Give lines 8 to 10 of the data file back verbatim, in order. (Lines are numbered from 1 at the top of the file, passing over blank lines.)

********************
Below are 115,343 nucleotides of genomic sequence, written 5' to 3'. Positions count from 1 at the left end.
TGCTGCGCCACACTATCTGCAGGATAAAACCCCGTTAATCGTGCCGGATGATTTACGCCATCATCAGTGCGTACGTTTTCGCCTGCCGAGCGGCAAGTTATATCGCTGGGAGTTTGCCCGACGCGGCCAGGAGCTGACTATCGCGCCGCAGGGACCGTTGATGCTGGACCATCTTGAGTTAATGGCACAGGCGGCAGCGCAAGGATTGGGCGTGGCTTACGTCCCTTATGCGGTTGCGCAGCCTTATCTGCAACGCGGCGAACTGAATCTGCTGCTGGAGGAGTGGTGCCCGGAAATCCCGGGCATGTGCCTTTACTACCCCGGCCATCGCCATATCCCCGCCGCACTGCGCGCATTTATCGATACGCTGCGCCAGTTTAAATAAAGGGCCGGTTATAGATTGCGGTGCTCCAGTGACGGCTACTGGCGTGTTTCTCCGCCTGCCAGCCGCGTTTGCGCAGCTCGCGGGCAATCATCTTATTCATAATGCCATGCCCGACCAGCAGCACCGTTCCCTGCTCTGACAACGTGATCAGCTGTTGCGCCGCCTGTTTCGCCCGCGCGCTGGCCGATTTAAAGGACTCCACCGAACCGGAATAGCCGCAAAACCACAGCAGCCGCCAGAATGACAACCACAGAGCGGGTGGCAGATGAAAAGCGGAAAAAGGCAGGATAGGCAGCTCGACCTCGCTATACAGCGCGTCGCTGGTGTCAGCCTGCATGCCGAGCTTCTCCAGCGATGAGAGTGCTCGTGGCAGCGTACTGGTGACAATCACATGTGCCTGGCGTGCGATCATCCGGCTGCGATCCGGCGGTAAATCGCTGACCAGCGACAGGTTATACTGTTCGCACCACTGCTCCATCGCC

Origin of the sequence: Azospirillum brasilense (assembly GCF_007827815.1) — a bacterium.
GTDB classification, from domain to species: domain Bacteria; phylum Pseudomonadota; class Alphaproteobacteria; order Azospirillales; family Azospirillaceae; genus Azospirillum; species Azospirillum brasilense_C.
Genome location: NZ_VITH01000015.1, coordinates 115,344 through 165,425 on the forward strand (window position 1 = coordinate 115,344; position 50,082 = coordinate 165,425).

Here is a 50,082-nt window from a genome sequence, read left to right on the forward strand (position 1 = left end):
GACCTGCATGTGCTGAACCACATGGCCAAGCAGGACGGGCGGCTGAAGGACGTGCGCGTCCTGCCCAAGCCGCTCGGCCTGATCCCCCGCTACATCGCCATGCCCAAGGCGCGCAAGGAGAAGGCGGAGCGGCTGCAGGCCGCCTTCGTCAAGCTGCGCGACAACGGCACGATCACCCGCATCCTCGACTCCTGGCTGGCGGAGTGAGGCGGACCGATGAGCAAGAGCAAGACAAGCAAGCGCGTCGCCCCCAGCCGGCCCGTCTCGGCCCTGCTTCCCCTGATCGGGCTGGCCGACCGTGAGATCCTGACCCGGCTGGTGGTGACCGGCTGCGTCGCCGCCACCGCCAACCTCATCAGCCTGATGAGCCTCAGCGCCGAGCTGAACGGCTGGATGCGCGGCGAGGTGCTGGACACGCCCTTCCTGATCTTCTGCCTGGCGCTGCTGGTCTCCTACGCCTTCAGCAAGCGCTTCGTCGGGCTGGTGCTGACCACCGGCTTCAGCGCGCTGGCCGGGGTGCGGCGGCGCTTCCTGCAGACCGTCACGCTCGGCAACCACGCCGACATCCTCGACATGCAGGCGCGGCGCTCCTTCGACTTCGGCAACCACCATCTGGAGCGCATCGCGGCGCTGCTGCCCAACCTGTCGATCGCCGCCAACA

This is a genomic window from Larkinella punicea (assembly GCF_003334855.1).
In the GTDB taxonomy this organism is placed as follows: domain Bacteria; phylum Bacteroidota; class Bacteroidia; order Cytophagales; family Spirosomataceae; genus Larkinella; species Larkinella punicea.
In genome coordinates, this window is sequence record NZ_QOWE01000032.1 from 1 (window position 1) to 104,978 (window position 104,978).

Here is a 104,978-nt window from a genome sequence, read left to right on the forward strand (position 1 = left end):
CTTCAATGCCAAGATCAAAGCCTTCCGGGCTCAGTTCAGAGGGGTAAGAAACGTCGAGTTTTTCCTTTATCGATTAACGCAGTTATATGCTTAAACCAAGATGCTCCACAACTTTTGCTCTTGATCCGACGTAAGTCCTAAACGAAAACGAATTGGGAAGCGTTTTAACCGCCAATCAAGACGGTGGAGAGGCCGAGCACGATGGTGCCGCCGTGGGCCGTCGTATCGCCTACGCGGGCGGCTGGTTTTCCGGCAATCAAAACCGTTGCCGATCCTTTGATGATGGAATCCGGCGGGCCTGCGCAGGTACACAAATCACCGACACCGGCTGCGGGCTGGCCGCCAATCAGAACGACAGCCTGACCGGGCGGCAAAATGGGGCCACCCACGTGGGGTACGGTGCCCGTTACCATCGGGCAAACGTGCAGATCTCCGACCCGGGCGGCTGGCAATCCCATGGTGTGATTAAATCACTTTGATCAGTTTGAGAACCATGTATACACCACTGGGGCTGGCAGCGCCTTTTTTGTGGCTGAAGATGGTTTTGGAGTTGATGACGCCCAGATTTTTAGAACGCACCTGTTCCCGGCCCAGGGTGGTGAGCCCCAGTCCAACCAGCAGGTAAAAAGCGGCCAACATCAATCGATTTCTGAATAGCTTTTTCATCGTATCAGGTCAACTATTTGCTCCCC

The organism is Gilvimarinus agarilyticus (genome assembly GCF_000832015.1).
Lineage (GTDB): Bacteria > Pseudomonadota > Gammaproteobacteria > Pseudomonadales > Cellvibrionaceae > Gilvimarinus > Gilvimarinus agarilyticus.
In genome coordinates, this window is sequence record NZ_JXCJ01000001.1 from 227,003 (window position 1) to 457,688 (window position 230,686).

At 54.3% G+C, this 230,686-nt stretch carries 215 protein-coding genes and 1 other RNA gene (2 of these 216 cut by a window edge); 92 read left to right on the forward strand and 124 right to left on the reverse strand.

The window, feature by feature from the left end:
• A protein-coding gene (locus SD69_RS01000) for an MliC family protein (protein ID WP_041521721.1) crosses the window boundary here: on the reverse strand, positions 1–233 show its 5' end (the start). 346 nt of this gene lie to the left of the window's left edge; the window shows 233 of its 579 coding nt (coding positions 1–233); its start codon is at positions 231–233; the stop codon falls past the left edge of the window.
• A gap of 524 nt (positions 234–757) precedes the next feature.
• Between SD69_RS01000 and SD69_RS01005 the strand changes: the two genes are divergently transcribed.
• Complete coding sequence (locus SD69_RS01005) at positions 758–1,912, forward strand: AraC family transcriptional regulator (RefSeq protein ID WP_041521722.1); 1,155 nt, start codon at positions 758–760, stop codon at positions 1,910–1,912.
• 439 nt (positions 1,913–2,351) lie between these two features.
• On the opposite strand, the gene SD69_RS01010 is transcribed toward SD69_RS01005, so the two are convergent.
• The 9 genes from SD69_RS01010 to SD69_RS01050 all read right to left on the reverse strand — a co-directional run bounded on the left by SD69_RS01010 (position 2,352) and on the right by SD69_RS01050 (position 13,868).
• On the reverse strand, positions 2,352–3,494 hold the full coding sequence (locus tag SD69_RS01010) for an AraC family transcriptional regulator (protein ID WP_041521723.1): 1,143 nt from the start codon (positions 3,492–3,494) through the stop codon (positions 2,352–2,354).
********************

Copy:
This is a genomic window from Larkinella punicea (assembly GCF_003334855.1).
In the GTDB taxonomy this organism is placed as follows: domain Bacteria; phylum Bacteroidota; class Bacteroidia; order Cytophagales; family Spirosomataceae; genus Larkinella; species Larkinella punicea.
In genome coordinates, this window is sequence record NZ_QOWE01000032.1 from 1 (window position 1) to 104,978 (window position 104,978).